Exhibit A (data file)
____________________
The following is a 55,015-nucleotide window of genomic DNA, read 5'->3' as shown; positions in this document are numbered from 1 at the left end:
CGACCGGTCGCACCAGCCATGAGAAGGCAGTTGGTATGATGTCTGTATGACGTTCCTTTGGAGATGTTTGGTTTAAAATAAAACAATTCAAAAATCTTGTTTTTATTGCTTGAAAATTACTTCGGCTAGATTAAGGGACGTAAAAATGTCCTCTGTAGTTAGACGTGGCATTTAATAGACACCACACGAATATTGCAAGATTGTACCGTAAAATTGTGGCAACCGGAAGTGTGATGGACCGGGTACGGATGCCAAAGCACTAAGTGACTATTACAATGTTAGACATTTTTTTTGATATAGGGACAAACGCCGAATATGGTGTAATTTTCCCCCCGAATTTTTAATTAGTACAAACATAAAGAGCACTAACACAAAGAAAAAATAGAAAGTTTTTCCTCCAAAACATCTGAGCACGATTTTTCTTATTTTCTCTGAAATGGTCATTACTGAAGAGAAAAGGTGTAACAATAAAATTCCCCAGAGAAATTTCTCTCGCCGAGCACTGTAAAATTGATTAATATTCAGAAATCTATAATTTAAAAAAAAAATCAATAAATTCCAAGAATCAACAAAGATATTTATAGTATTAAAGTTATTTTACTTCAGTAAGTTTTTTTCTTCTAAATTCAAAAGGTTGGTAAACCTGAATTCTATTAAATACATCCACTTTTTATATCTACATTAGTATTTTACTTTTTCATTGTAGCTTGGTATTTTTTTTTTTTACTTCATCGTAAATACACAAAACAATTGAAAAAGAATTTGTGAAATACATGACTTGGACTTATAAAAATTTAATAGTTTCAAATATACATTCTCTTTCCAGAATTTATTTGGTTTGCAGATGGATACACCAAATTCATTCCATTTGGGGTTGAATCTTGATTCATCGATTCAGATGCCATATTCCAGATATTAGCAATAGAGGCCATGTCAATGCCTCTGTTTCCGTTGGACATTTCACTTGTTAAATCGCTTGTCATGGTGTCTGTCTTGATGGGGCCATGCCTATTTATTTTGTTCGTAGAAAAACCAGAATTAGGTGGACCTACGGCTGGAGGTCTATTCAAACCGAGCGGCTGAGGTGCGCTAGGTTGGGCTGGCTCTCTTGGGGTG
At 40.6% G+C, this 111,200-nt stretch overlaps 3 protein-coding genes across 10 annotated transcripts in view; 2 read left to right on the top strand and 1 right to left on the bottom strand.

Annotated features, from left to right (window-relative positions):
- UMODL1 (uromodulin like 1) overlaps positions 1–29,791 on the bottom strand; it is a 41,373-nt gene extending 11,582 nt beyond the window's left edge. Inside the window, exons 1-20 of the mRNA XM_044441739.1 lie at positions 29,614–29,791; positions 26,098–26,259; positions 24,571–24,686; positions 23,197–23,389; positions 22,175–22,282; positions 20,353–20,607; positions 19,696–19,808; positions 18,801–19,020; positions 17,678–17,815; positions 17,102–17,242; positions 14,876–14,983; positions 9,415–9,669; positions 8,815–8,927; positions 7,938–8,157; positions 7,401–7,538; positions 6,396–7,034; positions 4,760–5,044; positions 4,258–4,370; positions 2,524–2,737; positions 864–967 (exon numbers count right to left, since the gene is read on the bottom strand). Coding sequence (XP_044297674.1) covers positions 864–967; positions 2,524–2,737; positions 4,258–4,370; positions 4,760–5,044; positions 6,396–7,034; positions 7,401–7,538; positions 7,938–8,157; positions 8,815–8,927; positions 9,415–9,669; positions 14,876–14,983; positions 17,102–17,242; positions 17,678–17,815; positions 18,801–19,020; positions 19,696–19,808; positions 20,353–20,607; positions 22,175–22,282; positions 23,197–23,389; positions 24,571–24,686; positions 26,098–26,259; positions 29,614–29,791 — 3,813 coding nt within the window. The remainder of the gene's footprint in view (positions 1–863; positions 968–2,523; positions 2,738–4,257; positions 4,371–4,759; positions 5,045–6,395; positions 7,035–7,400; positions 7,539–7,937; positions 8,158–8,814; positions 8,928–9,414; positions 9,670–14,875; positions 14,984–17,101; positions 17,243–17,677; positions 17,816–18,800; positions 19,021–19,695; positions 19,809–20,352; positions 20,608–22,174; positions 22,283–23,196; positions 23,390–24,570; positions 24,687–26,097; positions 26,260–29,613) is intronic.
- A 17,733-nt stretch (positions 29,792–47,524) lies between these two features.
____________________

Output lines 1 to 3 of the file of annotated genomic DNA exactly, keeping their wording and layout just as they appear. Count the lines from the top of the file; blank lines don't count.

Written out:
The following is a 55,015-nucleotide window of genomic DNA, read 5'->3' as shown; positions in this document are numbered from 1 at the left end:
CGACCGGTCGCACCAGCCATGAGAAGGCAGTTGGTATGATGTCTGTATGACGTTCCTTTGGAGATGTTTGGTTTAAAATAAAACAATTCAAAAATCTTGTTTTTATTGCTTGAAAATTACTTCGGCTAGATTAAGGGACGTAAAAATGTCCTCTGTAGTTAGACGTGGCATTTAATAGACACCACACGAATATTGCAAGATTGTACCGTAAAATTGTGGCAACCGGAAGTGTGATGGACCGGGTACGGATGCCAAAGCACTAAGTGACTATTACAATGTTAGACATTTTTTTTGATATAGGGACAAACGCCGAATATGGTGTAATTTTCCCCCCGAATTTTTAATTAGTACAAACATAAAGAGCACTAACACAAAGAAAAAATAGAAAGTTTTTCCTCCAAAACATCTGAGCACGATTTTTCTTATTTTCTCTGAAATGGTCATTACTGAAGAGAAAAGGTGTAACAATAAAATTCCCCAGAGAAATTTCTCTCGCCGAGCACTGTAAAATTGATTAATATTCAGAAATCTATAATTTAAAAAAAAAATCAATAAATTCCAAGAATCAACAAAGATATTTATAGTATTAAAGTTATTTTACTTCAGTAAGTTTTTTTCTTCTAAATTCAAAAGGTTGGTAAACCTGAATTCTATTAAATACATCCACTTTTTATATCTACATTAGTATTTTACTTTTTCATTGTAGCTTGGTATTTTTTTTTTTTACTTCATCGTAAATACACAAAACAATTGAAAAAGAATTTGTGAAATACATGACTTGGACTTATAAAAATTTAATAGTTTCAAATATACATTCTCTTTCCAGAATTTATTTGGTTTGCAGATGGATACACCAAATTCATTCCATTTGGGGTTGAATCTTGATTCATCGATTCAGATGCCATATTCCAGATATTAGCAATAGAGGCCATGTCAATGCCTCTGTTTCCGTTGGACATTTCACTTGTTAAATCGCTTGTCATGGTGTCTGTCTTGATGGGGCCATGCCTATTTATTTTGTTCGTAGAAAAACCAGAATTAGGTGGACCTACGGCTGGAGGTCTATTCAAACCGAGCGGCTGAGGTGCGCTAGGTTGGGCTGGCTCTCTTGGGGTG
At 40.6% G+C, this 111,200-nt stretch overlaps 3 protein-coding genes across 10 annotated transcripts in view; 2 read left to right on the top strand and 1 right to left on the bottom strand.